Toast now includes audio tools previously found in the separate app Jam, and DJs will like the improved functionality, including the ability to create audio discs with custom crossfades and transitions. Adding effects can be a pain, though, since you can't add an effect to all of your tracks in one step, and there's no way to preview effects from the Sound Effects window. You're also limited to three effects per track. But we like the assistant interface that's been added to the CD Spin Doctor application, which makes it easier to convert LPs and tapes to digital.
If you've ever suffered a damaged disc, the new disc-recovery tool might be worth the price all by itself. Toast can now search a damaged disc and recover all undamaged sectors, helping you copy as much information off a scratched CD or DVD as possible. Choose the Disc Copy selection and check the option to use disc recovery.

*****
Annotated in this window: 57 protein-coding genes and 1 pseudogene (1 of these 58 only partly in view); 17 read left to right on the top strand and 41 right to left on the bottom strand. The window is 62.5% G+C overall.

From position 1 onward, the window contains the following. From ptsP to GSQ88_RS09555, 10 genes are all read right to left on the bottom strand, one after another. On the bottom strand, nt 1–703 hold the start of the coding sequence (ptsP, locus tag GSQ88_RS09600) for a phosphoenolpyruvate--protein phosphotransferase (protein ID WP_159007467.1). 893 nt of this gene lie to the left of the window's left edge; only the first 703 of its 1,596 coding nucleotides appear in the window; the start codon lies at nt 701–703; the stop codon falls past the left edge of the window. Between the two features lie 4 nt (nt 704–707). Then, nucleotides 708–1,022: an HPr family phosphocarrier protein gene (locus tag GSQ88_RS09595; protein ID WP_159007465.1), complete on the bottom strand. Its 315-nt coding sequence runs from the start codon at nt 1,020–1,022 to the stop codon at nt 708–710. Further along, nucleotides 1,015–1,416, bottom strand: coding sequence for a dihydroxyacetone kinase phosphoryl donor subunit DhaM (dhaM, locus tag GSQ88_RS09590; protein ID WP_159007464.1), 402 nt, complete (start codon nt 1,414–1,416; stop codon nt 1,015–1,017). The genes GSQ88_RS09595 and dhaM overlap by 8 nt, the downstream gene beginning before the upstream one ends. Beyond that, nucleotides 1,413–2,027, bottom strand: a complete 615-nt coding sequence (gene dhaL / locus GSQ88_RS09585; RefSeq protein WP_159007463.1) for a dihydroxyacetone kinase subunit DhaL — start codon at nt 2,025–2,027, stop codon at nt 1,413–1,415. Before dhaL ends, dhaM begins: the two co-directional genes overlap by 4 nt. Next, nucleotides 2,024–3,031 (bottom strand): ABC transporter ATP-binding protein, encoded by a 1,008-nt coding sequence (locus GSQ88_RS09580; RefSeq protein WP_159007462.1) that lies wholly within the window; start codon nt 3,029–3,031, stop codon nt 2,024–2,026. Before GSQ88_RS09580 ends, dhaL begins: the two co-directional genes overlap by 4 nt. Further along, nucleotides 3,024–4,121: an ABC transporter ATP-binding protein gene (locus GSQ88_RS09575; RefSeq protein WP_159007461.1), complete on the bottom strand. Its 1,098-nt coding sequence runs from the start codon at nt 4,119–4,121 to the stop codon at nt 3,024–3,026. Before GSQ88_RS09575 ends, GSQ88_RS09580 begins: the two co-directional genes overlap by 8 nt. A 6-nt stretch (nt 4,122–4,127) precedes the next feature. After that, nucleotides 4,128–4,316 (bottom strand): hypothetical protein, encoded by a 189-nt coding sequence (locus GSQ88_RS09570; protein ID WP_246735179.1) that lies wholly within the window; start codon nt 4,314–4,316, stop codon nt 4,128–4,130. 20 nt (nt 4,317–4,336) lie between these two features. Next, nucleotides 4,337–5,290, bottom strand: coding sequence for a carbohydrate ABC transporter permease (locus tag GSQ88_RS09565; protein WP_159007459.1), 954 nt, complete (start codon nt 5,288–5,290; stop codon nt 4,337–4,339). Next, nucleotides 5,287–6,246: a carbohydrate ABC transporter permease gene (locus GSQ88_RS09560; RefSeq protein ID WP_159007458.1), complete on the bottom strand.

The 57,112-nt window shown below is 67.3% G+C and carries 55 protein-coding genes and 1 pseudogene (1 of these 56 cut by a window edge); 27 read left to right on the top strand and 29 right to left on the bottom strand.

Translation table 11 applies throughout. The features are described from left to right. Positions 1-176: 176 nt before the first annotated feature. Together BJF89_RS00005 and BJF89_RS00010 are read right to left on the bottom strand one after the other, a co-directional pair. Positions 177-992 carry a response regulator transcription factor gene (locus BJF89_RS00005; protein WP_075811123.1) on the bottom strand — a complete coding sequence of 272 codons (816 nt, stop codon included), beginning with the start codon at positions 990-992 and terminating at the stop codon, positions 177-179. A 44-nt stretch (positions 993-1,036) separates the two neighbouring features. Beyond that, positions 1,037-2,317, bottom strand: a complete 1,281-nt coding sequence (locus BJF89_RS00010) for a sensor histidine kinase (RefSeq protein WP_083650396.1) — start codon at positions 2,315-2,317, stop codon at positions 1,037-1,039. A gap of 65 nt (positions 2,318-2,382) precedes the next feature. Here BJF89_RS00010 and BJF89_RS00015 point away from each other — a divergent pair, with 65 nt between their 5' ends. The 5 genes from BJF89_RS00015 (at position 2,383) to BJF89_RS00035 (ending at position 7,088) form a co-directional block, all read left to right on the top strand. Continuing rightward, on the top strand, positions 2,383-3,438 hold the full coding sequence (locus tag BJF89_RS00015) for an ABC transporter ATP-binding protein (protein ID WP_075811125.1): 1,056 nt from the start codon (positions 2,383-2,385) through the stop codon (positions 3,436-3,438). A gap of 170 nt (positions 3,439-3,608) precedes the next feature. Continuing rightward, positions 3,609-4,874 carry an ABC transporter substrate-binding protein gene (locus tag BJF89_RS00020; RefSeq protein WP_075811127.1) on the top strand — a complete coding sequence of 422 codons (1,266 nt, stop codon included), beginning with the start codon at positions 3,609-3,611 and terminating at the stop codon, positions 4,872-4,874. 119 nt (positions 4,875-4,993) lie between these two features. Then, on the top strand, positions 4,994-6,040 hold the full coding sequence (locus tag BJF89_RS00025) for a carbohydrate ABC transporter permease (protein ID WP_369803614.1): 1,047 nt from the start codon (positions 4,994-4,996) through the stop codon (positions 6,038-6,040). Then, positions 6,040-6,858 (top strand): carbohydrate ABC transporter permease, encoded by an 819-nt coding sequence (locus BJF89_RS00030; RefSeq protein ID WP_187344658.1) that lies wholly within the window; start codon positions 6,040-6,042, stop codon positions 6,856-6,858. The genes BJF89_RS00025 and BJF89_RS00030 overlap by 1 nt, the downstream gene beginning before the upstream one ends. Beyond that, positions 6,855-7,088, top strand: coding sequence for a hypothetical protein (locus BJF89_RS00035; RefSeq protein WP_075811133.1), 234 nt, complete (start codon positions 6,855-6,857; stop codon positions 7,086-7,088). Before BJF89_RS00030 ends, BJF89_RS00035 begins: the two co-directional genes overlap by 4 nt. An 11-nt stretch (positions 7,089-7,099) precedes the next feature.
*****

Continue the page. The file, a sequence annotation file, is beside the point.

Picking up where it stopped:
Toast's help and support options are decent, but could use some work. Finding help on specific topics can be tricky. For example, the printed manual doesn't include LightScribe information, and the online resources and Toast's electronic help barely mentions it. You'll find full details by opening Disc Cover RE's help file, but not everyone will realize where to look. The support site offers online documents and forums, as well as a link to contact the support staff (registration required).
Considering its fair price and varied functionality, Toast's flaws are minor and it's still an excellent suite. Version 8 keeps the product up to date and delivers important new tools to the advanced Mac user.